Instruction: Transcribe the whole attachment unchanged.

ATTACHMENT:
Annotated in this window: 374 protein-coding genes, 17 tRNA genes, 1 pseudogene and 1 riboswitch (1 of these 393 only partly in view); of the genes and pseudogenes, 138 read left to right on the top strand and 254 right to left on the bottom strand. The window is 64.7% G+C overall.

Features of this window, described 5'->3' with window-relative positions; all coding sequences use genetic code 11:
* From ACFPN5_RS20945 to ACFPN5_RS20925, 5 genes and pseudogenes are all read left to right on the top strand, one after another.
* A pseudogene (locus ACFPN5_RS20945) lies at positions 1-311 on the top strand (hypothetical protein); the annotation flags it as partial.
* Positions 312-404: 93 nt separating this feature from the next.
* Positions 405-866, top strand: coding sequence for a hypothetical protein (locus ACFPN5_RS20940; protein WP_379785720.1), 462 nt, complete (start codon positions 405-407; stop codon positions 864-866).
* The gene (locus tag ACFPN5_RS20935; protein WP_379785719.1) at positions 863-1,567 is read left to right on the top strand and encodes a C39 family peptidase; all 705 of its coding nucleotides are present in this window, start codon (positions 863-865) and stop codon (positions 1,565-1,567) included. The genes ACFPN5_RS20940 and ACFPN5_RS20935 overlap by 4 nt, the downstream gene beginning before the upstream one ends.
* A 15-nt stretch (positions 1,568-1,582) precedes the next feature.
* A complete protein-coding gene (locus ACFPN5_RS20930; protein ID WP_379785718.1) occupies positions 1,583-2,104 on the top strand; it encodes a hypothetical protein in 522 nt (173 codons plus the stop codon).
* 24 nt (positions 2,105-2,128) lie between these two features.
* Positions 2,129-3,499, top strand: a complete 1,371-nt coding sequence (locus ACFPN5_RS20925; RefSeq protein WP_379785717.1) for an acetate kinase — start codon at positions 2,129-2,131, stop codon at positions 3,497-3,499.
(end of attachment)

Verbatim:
Annotated in this window: 374 protein-coding genes, 17 tRNA genes, 1 pseudogene and 1 riboswitch (1 of these 393 only partly in view); of the genes and pseudogenes, 138 read left to right on the top strand and 254 right to left on the bottom strand. The window is 64.7% G+C overall.

Features of this window, described 5'->3' with window-relative positions; all coding sequences use genetic code 11:
* From ACFPN5_RS20945 to ACFPN5_RS20925, 5 genes and pseudogenes are all read left to right on the top strand, one after another.
* A pseudogene (locus ACFPN5_RS20945) lies at positions 1-311 on the top strand (hypothetical protein); the annotation flags it as partial.
* Positions 312-404: 93 nt separating this feature from the next.
* Positions 405-866, top strand: coding sequence for a hypothetical protein (locus ACFPN5_RS20940; protein WP_379785720.1), 462 nt, complete (start codon positions 405-407; stop codon positions 864-866).
* The gene (locus tag ACFPN5_RS20935; protein WP_379785719.1) at positions 863-1,567 is read left to right on the top strand and encodes a C39 family peptidase; all 705 of its coding nucleotides are present in this window, start codon (positions 863-865) and stop codon (positions 1,565-1,567) included. The genes ACFPN5_RS20940 and ACFPN5_RS20935 overlap by 4 nt, the downstream gene beginning before the upstream one ends.
* A 15-nt stretch (positions 1,568-1,582) precedes the next feature.
* A complete protein-coding gene (locus ACFPN5_RS20930; protein ID WP_379785718.1) occupies positions 1,583-2,104 on the top strand; it encodes a hypothetical protein in 522 nt (173 codons plus the stop codon).
* 24 nt (positions 2,105-2,128) lie between these two features.
* Positions 2,129-3,499, top strand: a complete 1,371-nt coding sequence (locus ACFPN5_RS20925; RefSeq protein WP_379785717.1) for an acetate kinase — start codon at positions 2,129-2,131, stop codon at positions 3,497-3,499.